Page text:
Creating a semaphore from WaitOnAddress

Some time ago, we explored creating various types of well-known synchronization objects from Wait­On­Address. Today we'll create a semaphore with no maximum token count. (Believe it not, I'm building up to something, but it'll take a while.)

  LONG TokenCount;

void InitializeAltSemaphore(ALT_SEMAPHORE* Semaphore,
                            LONG InitialCount)
  Semaphore->TokenCount = InitialCount;

void ReleaseAltSemaphoreOnce(ALT_SEMAPHORE* Semaphore)

void ReleaseAltSemaphoreMulti(ALT_SEMAPHORE* Semaphore,
                              LONG ReleaseCount)
  InterlockedAdd(&Sempahore->TokenCount, ReleaseCount);
  if (ReleaseCount == 1) {
  } else {

void WaitForAltSempahore(ALT_SEMAPHORE* Semaphore)
  while (true) {
    LONG OriginalCount = Semaphore->TokenCount;
    while (OriginalCount == 0) {
      OriginalCount = Semaphore->TokenCount;
    if (InterlockedCompareExchange(&Semaphore->TokenCount,
                                   OriginalCount - 1,
                                   OriginalCount) == OriginalCount) {

The semaphore consists simply of the current token count. To release one token, we increment the token count and wake up any single waiting thread. To release multiple tokens, we increase the token count by the number of tokens being released and the signal all the waiting threads. There is no Wake­By­Address­Multi that lets you wake a specific number of threads. Your options are to release one or to release all. In the case where we release more than one token, we just have to release all of the waiting threads and let them fight over the tokens.

Claiming a token is the tricky part. There are two parts of claiming a token: Waiting for a token to become available, and claiming it.

To wait for the token to become available, we wait for the token count to be nonzero. If we see that it is zero, we use Wait­On­Address to wait until it becomes nonzero. (This relies on Release­Alt­Semaphore­Once remembering to Wake­By­Address­Single when it changes the token count.) Once the token count changes, we loop back and see if it's nonzero now. Note that this code is resilient to spurious wakes because we always recheck the semaphore count. Actually, the code would have needed to be resilient to spurious wakes anyway, because it's possible that a token got released, but another thread snuck in and stole it from us before we could check it.

Once we confirm that a token is available (or at least was available recently), we try to decrement the token count by one. If that succeeds, then we are done. Otherwise, it means another thread came in and claimed a token before we could claim it, so we loop back to the top and wait for a token to become available.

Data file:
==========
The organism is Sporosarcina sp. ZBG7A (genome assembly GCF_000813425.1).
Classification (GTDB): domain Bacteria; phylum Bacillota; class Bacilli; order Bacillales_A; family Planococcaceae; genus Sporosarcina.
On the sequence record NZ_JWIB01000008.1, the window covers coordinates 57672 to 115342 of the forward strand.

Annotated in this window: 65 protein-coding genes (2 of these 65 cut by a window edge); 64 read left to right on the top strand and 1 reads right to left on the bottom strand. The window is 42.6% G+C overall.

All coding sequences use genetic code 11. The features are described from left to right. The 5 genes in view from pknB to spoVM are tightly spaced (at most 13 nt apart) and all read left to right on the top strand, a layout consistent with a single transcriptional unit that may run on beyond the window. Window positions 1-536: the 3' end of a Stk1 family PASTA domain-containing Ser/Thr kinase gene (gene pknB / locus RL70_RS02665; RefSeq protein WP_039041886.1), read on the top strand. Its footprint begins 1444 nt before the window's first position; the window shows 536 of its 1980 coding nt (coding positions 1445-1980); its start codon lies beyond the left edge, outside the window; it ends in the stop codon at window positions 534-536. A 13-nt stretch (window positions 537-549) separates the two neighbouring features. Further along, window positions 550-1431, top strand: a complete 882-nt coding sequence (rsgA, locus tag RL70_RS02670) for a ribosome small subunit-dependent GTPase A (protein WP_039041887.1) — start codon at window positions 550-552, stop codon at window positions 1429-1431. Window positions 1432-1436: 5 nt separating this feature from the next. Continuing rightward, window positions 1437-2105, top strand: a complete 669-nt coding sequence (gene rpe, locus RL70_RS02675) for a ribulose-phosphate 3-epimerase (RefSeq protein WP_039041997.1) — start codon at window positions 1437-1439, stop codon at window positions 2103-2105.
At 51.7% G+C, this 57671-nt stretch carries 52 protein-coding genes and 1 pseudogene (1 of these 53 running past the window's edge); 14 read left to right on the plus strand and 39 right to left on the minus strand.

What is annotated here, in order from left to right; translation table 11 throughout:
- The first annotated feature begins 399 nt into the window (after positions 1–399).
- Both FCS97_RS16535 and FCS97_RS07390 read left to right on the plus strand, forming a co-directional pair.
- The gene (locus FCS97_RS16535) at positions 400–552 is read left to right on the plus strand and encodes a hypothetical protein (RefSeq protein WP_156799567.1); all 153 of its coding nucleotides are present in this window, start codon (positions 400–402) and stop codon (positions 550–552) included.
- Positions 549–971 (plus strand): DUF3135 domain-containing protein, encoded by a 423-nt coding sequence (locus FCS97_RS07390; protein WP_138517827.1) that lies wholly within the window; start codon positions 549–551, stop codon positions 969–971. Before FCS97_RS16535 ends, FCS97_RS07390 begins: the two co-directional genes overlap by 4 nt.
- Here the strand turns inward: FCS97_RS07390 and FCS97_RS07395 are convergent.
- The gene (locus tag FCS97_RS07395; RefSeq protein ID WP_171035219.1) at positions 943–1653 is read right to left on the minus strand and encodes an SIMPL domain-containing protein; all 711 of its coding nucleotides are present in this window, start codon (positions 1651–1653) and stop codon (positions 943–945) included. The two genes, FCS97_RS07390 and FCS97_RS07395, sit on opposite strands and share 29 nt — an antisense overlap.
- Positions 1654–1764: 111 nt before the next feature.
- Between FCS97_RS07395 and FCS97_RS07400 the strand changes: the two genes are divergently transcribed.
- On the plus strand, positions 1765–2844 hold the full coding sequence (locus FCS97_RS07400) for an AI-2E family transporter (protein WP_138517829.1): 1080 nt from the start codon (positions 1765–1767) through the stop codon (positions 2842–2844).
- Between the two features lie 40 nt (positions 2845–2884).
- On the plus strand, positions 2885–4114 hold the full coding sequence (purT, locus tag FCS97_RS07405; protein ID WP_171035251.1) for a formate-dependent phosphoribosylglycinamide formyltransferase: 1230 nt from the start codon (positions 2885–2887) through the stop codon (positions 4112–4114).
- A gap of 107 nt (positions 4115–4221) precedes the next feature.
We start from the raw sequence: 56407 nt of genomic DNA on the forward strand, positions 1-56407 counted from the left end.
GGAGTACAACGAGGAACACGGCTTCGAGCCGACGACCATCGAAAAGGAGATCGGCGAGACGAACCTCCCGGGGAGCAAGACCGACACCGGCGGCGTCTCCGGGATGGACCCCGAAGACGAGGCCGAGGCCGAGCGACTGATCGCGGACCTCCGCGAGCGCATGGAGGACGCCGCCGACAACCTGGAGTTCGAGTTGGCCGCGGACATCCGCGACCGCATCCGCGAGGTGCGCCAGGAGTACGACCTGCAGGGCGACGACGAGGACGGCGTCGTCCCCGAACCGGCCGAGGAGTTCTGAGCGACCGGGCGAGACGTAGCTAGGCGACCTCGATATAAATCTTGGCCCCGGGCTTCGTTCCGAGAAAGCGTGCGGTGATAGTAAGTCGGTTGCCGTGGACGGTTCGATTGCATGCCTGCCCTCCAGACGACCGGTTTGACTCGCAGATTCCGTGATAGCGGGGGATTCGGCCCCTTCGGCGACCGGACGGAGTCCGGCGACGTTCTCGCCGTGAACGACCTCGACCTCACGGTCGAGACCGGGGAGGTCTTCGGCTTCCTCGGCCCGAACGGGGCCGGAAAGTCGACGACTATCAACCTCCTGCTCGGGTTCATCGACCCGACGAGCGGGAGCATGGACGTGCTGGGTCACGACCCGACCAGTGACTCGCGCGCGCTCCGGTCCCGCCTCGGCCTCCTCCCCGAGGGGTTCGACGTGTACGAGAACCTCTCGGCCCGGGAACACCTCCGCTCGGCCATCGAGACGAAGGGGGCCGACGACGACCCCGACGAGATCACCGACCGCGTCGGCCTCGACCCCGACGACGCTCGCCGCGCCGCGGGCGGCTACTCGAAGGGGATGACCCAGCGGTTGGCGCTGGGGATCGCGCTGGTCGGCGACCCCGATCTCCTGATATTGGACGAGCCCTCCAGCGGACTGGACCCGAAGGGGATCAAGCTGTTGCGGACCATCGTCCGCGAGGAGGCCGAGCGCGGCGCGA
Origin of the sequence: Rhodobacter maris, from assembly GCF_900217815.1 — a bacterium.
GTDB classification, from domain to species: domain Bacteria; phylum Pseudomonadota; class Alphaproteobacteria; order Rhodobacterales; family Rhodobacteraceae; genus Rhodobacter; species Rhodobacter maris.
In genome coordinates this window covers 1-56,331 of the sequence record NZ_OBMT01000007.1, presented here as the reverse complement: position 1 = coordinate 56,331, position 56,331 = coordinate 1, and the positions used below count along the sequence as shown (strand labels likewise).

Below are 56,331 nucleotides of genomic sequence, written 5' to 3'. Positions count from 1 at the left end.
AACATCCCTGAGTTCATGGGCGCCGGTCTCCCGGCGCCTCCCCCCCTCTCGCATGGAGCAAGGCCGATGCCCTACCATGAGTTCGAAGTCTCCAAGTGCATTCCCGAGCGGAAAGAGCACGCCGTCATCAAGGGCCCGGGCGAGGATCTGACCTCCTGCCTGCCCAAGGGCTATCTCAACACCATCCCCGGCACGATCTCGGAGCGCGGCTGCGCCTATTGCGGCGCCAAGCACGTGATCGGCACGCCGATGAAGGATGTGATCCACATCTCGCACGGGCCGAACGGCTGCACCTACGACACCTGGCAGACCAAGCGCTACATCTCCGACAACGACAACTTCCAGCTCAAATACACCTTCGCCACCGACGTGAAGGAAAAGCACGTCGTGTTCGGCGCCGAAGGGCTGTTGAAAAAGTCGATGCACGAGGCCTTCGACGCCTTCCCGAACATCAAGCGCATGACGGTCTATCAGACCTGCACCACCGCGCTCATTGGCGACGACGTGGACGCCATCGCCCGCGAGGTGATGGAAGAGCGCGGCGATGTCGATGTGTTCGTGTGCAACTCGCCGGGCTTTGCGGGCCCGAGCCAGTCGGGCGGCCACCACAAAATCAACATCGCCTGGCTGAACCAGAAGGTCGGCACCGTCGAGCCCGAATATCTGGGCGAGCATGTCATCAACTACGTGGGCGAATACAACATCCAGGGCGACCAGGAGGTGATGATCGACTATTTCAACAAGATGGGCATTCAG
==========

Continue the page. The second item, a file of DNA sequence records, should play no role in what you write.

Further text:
Note that this synchronization object is not fair. If a token becomes available and a thread is waiting, it's possible for an intruder thread to sneak in and steal the token from the waiting thread. The waiting thread wakes up, sees that there's no token, and goes back to sleep.

Next time, we'll reimplement a semaphore with a maximum count.

Comments (7)
  1. DSN says:

    You said “no maximum token count”, but then use a finite integer to store the count? Shame on you :P

    1. Al Go says:

      Let me know how creating a billion threads works out for you

      1. smf says:

        On a quantum cpu they will be done by last week.

        1. John Doe says:

          “The per-process limit on kernel handles is 2^24.”
          You will never reach there.

      2. Joshua says:

        Come to think of it I wrote an OS that didn’t need a kernel stack per thread. If the usermode threads don’t need stacks either it’s no longer ridiculously implausible.

      3. Karellen says:

        What makes you think that a thread will only ever want to reserve access to one instance of the resource being protected by the semaphore?

    2. Darran Rowe says:

      Even if you wait on a single address, you don’t have to keep the token count in a single address, do you?
      The x86 architecture has the adc and sbb instructions to allow you to use integers that are larger than the processor can handle in one operation, so as long as you are willing to put more memory to the token count than to anything useful, you will only run out of tokens when you run out of address space.

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